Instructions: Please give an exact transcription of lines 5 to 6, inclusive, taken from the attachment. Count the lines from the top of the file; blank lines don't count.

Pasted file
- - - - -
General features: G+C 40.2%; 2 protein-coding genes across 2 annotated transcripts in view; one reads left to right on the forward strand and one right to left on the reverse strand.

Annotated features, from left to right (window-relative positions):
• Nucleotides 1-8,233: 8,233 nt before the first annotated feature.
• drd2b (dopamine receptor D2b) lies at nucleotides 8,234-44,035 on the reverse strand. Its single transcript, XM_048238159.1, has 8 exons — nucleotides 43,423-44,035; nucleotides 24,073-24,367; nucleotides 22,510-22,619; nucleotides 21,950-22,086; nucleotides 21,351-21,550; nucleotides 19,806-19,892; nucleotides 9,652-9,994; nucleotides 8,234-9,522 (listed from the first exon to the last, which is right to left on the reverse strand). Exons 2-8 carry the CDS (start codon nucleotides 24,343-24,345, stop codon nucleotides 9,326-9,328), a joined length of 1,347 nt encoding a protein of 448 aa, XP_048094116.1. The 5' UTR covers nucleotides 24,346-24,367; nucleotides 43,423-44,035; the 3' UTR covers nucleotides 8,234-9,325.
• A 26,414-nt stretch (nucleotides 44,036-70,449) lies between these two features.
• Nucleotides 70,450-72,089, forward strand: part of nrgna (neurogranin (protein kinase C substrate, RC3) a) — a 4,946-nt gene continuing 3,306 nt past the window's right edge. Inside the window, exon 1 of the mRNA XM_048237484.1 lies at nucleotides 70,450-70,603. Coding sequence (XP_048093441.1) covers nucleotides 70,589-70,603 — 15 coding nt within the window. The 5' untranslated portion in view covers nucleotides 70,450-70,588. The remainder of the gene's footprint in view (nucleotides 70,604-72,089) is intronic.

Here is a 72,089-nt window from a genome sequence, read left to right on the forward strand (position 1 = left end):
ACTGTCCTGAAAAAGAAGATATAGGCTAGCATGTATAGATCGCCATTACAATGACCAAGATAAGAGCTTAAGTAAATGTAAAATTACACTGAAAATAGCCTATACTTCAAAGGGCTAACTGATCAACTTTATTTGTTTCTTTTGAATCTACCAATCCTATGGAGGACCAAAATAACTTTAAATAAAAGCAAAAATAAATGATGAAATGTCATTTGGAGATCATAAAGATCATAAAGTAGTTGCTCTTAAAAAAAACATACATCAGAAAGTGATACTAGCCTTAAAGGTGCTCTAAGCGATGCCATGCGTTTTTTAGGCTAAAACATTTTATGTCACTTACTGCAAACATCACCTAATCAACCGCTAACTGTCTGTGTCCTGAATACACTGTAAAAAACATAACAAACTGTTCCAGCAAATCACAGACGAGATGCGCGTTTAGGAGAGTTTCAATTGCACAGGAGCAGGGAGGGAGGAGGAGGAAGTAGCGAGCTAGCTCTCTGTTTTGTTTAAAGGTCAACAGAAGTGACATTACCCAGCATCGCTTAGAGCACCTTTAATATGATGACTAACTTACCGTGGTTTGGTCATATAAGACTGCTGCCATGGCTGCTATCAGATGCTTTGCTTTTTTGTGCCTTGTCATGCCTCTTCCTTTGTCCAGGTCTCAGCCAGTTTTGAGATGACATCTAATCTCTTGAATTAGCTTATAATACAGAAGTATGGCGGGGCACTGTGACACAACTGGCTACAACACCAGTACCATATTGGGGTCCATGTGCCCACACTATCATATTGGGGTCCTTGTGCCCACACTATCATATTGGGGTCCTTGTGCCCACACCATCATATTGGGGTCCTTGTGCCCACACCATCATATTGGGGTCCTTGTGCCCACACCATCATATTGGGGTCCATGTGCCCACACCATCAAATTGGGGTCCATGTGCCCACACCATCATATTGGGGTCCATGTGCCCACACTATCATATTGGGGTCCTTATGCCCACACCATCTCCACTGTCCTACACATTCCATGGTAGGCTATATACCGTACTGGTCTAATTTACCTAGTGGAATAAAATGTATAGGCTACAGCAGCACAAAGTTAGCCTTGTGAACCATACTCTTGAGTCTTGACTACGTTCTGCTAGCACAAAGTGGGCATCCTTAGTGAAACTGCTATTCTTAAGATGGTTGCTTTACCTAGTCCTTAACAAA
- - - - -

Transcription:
• A 26,414-nt stretch (nucleotides 44,036-70,449) lies between these two features.
• Nucleotides 70,450-72,089, forward strand: part of nrgna (neurogranin (protein kinase C substrate, RC3) a) — a 4,946-nt gene continuing 3,306 nt past the window's right edge. Inside the window, exon 1 of the mRNA XM_048237484.1 lies at nucleotides 70,450-70,603. Coding sequence (XP_048093441.1) covers nucleotides 70,589-70,603 — 15 coding nt within the window. The 5' untranslated portion in view covers nucleotides 70,450-70,588. The remainder of the gene's footprint in view (nucleotides 70,604-72,089) is intronic.